Armando Valladares wrote poetry in his blood. He did this because he would not write what was demanded of him: “I’m with Fidel.”
Because Valladares refused to sign on to the Communist agenda, he was imprisoned by the Castro regime for 22 years. For eight of those years he was forced to sit naked in a cell, in inhumane conditions — at times without water, without facilities.
And yet, he declares that he is “an ordinary man.” His advice, which he himself followed no matter what was done to him, is: “Never compromise. Never allow government or anyone else to tell you what you can and cannot believe.”
He explains: “My story is proof that a small act of defiance can mean everything for the friends of liberty. They did not keep me in jail for 22 years because my refusal to say three words meant nothing. In reality those three words meant everything.”
Receiving the Canterbury Medal from the Becket Fund for Religious Liberty last Thursday, he explained that “even though my body was tortured, my soul was free.” He said: “They couldn’t take away my conscience and my faith.” It was clear that he has enjoyed a freedom not all of us experience, having chosen that which was most important to him, his very identity as a son of God.
His story is not some tale from history, but an open wound, still, for the people of Cuba, who still live under the Castros. Had Valladares simply said, “I’m with Fidel,” he would have been released from prison, he recalls. But to do so — especially after watching the executions that were regular occurrences — would have been “spiritual suicide.”
Valladares went on to praise the Little Sisters of the Poor for standing up for religious liberty here in the United States in the face of the Obama administration’s mandate that health insurance must cover abortion drugs, contraception, and female sterilization. For the Little Sisters to buy into that mandate would make them complicit in something that goes against their beliefs about human life.
The Little Sisters of the Poor, Valladares said, “are rich in that they live out their conscience, which no government bureaucrat can invade.” He went on: “They know what my body knows after 22 years of cruel torture: that if they sign the form, the government demands they will be violating their conscience and would commit spiritual suicide. If they did this they would forfeit the true and only wealth they have in abandoning the castle of their consciences.”
He “saluted” them “for their seemingly small act of defiance.”
Valladares himself was saluted that same night by Elie Wiesel, the Nobel laureate who survived a Nazi concentration camp. Reflecting on the Holocaust, Wiesel said: “It could have not happened.”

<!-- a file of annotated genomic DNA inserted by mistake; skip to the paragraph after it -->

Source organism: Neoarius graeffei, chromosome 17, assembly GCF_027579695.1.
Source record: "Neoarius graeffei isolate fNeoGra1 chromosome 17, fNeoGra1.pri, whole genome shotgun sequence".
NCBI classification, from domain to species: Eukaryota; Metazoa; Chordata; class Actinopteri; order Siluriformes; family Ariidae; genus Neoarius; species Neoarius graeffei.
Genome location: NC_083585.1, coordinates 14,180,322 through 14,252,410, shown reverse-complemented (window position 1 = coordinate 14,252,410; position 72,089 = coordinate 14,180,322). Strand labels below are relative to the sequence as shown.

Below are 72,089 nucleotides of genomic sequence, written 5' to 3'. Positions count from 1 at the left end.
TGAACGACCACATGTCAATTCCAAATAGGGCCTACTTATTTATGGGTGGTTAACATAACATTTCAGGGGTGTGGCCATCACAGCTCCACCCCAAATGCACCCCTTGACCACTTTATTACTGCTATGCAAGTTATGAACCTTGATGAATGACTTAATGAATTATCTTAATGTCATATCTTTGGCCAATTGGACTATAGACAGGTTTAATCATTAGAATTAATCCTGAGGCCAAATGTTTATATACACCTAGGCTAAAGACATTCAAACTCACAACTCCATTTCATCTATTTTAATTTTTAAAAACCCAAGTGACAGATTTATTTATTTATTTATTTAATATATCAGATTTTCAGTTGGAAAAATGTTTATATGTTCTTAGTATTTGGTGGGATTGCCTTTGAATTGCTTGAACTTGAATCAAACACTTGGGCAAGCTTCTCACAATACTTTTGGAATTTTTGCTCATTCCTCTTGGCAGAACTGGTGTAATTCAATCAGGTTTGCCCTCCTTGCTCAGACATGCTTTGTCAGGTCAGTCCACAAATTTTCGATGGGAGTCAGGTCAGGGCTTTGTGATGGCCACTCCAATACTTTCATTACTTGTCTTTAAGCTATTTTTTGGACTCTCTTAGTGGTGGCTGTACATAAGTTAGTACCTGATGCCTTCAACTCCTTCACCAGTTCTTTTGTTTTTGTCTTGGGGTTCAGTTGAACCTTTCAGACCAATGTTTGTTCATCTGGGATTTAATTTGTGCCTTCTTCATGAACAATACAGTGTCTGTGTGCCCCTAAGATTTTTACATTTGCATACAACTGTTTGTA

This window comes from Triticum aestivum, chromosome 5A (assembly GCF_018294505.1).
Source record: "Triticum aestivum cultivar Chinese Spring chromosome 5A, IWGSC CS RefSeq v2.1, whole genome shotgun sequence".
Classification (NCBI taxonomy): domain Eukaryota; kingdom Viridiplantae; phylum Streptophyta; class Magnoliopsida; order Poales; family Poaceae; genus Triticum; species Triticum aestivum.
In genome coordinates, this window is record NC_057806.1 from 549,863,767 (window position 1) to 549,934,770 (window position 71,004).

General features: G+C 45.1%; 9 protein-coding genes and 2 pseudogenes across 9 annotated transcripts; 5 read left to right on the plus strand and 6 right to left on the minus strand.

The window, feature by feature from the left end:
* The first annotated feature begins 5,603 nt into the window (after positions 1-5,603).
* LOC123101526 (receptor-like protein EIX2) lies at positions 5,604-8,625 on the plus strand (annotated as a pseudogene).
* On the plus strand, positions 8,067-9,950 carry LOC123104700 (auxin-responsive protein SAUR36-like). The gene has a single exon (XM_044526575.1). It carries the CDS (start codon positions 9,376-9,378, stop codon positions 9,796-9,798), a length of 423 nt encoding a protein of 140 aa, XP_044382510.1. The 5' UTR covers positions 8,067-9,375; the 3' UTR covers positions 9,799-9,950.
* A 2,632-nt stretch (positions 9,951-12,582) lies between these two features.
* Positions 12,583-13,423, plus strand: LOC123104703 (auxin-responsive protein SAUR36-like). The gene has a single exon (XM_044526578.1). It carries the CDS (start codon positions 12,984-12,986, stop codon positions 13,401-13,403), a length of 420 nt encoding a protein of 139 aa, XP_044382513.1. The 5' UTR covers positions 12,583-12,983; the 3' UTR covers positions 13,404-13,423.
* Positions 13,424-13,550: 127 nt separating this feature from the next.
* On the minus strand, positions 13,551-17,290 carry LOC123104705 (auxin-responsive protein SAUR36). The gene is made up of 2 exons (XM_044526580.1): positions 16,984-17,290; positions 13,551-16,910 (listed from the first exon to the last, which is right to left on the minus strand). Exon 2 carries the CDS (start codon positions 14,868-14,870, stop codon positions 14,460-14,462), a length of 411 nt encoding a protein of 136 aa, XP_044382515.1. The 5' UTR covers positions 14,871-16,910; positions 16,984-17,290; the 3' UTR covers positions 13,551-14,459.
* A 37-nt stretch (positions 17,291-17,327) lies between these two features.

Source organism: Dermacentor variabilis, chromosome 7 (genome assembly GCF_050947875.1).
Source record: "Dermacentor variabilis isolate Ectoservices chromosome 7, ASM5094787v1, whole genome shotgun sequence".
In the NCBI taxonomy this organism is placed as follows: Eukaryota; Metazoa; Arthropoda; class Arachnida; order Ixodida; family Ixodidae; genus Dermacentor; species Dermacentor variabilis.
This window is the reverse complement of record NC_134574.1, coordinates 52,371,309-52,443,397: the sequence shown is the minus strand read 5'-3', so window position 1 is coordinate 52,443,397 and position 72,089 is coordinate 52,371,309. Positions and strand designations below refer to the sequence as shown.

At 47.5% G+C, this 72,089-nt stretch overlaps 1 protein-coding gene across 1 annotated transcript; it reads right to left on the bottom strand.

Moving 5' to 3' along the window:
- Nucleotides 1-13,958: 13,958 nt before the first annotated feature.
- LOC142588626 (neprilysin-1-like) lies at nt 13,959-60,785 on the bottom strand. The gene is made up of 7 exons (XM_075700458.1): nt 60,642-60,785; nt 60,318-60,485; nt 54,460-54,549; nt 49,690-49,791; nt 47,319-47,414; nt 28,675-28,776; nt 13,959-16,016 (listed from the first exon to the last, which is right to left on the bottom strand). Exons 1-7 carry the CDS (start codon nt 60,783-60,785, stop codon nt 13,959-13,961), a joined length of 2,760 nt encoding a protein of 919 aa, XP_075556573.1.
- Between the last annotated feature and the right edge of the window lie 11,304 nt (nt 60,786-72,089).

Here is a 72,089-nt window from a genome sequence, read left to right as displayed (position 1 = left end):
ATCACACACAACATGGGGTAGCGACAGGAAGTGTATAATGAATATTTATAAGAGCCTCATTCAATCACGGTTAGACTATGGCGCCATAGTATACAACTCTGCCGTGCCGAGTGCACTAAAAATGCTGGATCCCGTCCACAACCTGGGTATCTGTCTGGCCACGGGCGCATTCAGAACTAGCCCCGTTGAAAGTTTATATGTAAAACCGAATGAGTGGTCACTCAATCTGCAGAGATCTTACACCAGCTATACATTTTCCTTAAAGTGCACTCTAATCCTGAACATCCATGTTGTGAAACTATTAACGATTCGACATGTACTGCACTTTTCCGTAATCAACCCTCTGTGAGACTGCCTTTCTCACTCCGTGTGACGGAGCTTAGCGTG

It could have not happened. People could have spoken out. People knew. But the people who died were only numbers to some of those who knew, he said.
#share#I recently spent some times with Father Douglas Bazi, a Chaldean priest from Iraq who pleaded with Americans to be a voice for his people, who had fled their homes in Mosul 18 months ago, targeted by genocidal ISIS fighters. Thinking of Father Bazi as I listened to Wiesel, I found it hard not to cry. There was the terrible possibility of history repeating itself.
And Wiesel bridged geographic gaps by warning: It’s little things sometimes that begin the erosion of liberty. It’s the toleration of seemingly little encroachments, seemingly little evils we look away from that opens the door to bigger ones.
If we are not good stewards of the liberty we have, we betray those who would give their lives for that liberty.
We live in a culture with a lot of differences — different opinions, different understandings, different struggles. In very many cases, these are deeply personal and give rise to passion. Being in the room with Wiesel and Valladares puts things in perspective. It shows us that we really have little right to despair. In fact, despair, along with apathy and indifference — and anger — may be our worst enemies right about now in American history.
As he bestowed the Canterbury Medal, memorializing Archbishop of Canterbury Thomas Becket’s own “heroic” death for religious liberty, Becket Fund president Bill Mumma said, “We bridge differences by celebrating courage.” Courage, he said, “allows us to see our enemies as not strong but brittle.” He also said: “Religious liberty is only secure when society values religion and treasures freedom.”
People like Valladares, Wiesel, and Father Bazi embody courage and radiate the calm that comes with bearing wisdom in your very body — accepting the scars of brutal reality, choosing the good, and never buying into delusions that might make for a more comfortable life. “Even though my body was in prison and being tortured,” Valladares said, “my soul was free, and it flourished. My jailers took everything away from me, but they could not take away my conscience or my faith.”
Conscience and faith — these things matter. They make for a culture and a country where people make sacrifices for one another, where they stand up for one another when there is persecution and suffering, where they talk about truth with love. Conscience and faith breed courage.
“Religious liberty is only secure when society values religion and treasures freedom,” Mumma said. Do we value and treasure these? It’s a question we answer by how we respond to encroachments big and small. And by our choices of whom and what we celebrate and whether we tell the truth.
— Kathryn Jean Lopez is a senior fellow at the National Review Institute and editor-at-large of NRO. She is co-author of the updated How to Defend the Faith without Raising Your Voice. This column is based on one available through Andrews McMeel Universal’s Newspaper Enterprise Association.